A lot of people have a hard time saying “No.” They say “Yes” to favors, asks for help, additional services, etc. even though everything inside them then screams “no – don’t agree to that!” No wonder they end up having hard time managing their time. Have you ever been in this situation? Saying “yes” to something you really wanted to say “no” to?
Why do you have such a hard time saying “NO”?
It’s because people aren’t loners, we live in groups. And thus, we want to be approved by our environment. Included, not excluded. Consequently, we act in ways that favor social approval; one of them is saying “Yes” to other people’s requests.
Such a need for social approval fosters our feelings of wanting to:
- be part of the group (socially accepted),
- be a team player (cooperation),
- do what we can to avoid ostracism, criticism, and exclusion,
- care about other people’s opinion of us,
- improve our self-esteem by popularity (reputation).
As you can see, it’s easy to go overboard with “yes.” The need for social acceptance, being liked or well thought of by others could take over your life. The trap, though here is that if you overcommit with “Yes’s” too much, you end up saying “No” to personal priorities and can miss out on opportunities as well. You can end up stressed, anxious, and develop regrets over having to compromise to honor all your commitments. And what good such feelings bring on you or others?
So, what can you do then to start saying “No” more often, gain more time to work on achieving your goals, and improve your business? Here are five strategies to help you do that.
1. Be clear on your priorities.
When you clearly define priorities and goals and take action on them, you set boundaries for yourself and start utilizing your time more effectively. That’s why you’ll be able to assess if the request coming from the other person aligns with your goals or not. As such it’s more natural to decline: “Your idea sounds great politely! It’s just that it doesn’t align with my priorities this month. Maybe X can help (you can refer then to a person to someone whose priorities might be aligned with the request)?”
2. Stop & listen first
Instead of just saying “Yes” to all incoming requests, partner with requesters to fully understand the ask, and maybe you decide together what makes sense for you to do, and in what time frame. For example, if your client is asking for a “small favor” right away, understand first if indeed it’s small and you can fit it into your current schedule. If it’s Big Work on the other hand then politely mention that this wasn’t part of the original agreement and that you can quote the job. Then upon approval agree on a timeframe that will work for both.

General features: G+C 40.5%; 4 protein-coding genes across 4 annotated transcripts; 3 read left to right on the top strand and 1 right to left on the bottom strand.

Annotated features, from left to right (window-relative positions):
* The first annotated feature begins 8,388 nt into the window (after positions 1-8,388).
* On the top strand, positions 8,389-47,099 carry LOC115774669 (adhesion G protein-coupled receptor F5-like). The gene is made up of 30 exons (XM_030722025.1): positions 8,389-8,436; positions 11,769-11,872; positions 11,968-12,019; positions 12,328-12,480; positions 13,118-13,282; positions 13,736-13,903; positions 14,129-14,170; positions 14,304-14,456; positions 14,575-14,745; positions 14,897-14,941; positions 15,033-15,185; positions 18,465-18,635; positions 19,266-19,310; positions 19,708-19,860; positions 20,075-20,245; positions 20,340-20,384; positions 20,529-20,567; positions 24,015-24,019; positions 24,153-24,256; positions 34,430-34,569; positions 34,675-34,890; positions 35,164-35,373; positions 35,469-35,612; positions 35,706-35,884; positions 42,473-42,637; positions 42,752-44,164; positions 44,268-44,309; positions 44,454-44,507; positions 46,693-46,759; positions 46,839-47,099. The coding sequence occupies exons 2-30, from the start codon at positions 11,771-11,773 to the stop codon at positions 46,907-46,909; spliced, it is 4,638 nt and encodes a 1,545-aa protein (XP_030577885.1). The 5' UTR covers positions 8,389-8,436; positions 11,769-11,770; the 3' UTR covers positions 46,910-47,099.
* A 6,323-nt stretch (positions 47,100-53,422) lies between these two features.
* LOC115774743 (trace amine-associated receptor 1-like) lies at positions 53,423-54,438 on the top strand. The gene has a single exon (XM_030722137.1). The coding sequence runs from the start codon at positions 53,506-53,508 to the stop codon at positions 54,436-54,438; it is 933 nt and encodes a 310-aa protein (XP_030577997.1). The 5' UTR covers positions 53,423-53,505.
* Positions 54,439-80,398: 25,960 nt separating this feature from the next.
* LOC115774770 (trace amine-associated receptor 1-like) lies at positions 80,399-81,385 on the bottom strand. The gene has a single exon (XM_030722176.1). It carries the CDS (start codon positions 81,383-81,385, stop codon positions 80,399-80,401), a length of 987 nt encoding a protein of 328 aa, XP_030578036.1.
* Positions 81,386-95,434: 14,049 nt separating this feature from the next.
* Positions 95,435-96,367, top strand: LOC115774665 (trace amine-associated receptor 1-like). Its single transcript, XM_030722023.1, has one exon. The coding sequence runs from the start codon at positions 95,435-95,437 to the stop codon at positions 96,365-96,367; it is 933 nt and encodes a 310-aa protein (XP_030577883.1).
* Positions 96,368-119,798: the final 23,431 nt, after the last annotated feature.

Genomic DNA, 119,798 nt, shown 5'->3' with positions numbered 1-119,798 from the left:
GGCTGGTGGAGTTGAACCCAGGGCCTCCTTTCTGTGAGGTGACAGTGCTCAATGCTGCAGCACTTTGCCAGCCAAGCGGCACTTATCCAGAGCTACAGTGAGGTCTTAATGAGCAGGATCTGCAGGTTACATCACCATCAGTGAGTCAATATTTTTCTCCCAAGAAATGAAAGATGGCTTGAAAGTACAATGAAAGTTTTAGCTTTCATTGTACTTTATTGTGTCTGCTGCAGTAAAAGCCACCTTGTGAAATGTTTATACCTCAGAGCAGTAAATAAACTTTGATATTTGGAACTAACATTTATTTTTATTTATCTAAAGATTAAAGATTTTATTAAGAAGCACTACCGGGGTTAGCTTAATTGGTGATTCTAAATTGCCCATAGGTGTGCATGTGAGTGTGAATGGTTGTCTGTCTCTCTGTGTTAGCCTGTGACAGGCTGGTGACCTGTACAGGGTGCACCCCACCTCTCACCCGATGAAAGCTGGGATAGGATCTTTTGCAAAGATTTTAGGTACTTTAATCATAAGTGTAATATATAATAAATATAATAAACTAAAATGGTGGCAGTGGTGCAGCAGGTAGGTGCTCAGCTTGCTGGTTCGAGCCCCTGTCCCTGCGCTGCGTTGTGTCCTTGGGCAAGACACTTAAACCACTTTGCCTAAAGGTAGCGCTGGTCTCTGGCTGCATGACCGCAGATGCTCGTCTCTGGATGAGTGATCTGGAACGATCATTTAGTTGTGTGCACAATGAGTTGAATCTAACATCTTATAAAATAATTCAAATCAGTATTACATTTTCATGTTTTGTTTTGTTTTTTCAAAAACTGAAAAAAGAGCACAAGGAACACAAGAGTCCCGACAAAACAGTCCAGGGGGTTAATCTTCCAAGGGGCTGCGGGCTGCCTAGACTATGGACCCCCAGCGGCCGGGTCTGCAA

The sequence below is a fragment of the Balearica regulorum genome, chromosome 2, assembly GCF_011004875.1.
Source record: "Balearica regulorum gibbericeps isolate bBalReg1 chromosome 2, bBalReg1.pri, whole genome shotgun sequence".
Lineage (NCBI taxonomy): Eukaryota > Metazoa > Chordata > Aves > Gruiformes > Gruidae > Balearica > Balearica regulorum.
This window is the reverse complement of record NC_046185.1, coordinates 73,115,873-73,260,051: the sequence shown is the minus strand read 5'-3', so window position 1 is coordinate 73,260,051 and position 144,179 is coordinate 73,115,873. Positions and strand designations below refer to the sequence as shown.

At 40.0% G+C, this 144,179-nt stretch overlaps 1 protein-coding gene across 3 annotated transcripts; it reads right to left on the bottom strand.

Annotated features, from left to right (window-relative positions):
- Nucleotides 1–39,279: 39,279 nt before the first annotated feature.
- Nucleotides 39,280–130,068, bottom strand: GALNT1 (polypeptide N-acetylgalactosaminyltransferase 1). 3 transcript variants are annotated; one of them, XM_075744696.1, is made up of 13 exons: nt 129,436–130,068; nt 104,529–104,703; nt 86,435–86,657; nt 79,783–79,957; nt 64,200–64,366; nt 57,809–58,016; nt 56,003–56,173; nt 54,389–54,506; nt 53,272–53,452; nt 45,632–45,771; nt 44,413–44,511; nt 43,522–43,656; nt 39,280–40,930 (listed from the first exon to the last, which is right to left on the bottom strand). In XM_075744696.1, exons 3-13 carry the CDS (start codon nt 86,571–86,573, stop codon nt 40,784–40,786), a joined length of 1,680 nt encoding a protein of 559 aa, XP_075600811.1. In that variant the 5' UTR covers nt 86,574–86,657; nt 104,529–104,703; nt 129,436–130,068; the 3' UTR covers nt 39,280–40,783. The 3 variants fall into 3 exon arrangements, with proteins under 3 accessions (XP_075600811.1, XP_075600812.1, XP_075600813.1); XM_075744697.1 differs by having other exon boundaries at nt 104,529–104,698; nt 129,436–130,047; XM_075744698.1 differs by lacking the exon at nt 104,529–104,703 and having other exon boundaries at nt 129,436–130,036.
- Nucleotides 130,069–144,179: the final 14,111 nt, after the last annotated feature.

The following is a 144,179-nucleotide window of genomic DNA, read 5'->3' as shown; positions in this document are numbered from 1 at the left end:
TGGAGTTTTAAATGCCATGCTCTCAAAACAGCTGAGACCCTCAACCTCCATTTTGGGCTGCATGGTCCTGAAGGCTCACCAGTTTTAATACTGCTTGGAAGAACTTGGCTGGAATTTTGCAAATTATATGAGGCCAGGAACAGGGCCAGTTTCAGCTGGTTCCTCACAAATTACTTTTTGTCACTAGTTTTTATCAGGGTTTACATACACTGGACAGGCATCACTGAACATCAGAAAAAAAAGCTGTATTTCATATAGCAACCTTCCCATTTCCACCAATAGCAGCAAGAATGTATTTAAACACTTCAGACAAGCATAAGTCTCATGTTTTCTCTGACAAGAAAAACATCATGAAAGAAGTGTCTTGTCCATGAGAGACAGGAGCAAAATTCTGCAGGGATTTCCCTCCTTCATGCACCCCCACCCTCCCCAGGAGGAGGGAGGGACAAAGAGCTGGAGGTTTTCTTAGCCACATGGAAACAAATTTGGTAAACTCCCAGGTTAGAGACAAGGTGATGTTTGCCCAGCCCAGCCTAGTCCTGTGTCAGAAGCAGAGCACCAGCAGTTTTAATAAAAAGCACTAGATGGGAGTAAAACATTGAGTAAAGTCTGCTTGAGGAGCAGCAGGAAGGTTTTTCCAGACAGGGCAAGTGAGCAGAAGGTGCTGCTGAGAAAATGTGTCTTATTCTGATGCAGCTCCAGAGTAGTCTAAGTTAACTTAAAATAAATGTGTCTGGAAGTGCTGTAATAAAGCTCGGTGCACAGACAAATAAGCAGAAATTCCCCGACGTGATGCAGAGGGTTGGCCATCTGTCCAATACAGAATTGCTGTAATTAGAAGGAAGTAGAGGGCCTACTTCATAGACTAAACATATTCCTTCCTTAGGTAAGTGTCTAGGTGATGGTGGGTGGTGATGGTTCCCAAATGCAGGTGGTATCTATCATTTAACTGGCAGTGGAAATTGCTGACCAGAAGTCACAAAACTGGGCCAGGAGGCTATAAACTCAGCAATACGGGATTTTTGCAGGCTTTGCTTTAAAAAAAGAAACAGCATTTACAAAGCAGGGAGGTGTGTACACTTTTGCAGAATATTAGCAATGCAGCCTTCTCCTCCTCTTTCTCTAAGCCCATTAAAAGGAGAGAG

3. Understand & change your beliefs if needed
There is a reason behind every action. Identify the beliefs that lead you to say “yes” often. Perhaps you believe that saying “no” makes you look bad or that you’ll be rejected by the person asking. Then write down all the consequences saying “yes” all the time would have on your life, business and well-being. Next, create more powerful beliefs. For example, excellent quality is more important than quantity. Saying “no” is respectable when it comes from the right place. People respect others who respect themselves.
4. Balance “Yes” & “No”
When you say “yes” to what is in front of you, you’re saying “no” to something else that might be more important but less visible. For a few days, try assessing what you’d be giving up and if it is worth it. Improving your services or products? Speaking engagement? Potential client meeting? Your family? The exercise? If it’s worth the loss, then go for it with your arms wide open. When you continually make such conscious decisions, you can balance what you’re saying “yes” and “no” to overtime.
5. Throw the guilt out the window
Guilt is often the culprit that causes us to say “yes” more often than “no.” We don’t want to disappoint people. If you are guilty of feeling bad when you say “no,” recognize this. Write the word on a sticky note and stick somewhere you can see often. Such visual on what’s driving your decisions to say “yes” can help rewire your brain to say “no” more often.
And if you can’t quit saying “yes” cold turkey, try changing your habit through baby steps. For example, by offering the alternative to the ask: “I’m not able to help you with the move the entire weekend but can come over on Saturday for a couple of hours and help you pack.”
All in all, learning to say “no” when it aligns with your goals and values can be liberating and eye-opening.
You’ll have more time to devote to activities that are important to you (your business and life). You’ll end up with less stress, anger, or resentment. You’ll have more energy, optimism, and a greater sense of control over your time and life.
Remember, we only have a finite number of years to live. Therefore, don’t be afraid to take control of your time so you can live your life to the fullest.
And if you need help in practicing how to say no politely and professionally without sounding rude, I have prepared for you a list with 39 Ways to Respectfully Say “NO.” Click here to download it so you can start practicing now!